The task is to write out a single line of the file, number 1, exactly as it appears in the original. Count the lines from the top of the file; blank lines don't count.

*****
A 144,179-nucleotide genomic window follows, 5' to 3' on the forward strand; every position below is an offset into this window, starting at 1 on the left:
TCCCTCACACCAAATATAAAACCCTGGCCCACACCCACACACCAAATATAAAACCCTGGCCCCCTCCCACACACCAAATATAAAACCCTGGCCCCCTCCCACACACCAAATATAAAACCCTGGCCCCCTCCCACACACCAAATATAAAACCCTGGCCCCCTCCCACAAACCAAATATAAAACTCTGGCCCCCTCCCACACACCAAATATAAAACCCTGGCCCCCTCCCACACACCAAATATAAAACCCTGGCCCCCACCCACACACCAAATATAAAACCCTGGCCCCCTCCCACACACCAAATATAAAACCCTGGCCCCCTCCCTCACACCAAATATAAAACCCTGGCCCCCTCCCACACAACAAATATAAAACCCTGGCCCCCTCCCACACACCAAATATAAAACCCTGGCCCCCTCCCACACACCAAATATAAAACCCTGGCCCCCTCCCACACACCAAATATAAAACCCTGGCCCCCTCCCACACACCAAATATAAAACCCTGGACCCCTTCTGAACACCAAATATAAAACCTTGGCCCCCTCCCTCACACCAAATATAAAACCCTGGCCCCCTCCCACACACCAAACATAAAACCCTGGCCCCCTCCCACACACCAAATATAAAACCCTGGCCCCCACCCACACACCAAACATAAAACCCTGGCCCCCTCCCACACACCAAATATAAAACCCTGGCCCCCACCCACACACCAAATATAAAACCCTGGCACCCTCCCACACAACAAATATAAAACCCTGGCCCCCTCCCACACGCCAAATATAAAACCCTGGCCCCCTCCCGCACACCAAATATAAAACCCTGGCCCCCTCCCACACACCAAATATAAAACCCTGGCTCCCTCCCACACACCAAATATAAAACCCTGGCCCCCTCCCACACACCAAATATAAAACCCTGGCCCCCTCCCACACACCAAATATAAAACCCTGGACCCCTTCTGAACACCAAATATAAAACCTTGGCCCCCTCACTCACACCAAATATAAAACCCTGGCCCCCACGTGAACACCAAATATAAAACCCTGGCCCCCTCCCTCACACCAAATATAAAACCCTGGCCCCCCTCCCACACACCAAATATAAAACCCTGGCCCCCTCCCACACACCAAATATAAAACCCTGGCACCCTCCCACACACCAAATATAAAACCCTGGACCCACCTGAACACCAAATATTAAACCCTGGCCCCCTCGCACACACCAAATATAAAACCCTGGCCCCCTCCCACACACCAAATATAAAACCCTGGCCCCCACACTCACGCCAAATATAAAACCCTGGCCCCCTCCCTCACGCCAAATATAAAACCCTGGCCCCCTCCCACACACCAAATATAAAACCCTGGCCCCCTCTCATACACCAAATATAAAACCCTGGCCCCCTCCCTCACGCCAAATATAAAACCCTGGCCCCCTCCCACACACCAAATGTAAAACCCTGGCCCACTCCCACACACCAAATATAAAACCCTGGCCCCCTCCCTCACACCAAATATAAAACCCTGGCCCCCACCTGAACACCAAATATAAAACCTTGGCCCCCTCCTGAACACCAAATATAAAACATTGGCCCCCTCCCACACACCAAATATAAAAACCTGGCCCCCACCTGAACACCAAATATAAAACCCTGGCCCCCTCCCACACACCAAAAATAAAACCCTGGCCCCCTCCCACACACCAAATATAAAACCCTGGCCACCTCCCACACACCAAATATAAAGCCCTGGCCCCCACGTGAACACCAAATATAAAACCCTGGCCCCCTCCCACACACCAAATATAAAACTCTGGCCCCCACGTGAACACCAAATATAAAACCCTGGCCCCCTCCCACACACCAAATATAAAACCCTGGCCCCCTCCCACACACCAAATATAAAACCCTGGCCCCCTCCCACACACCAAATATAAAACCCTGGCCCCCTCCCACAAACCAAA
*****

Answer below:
A 144,179-nucleotide genomic window follows, 5' to 3' on the forward strand; every position below is an offset into this window, starting at 1 on the left: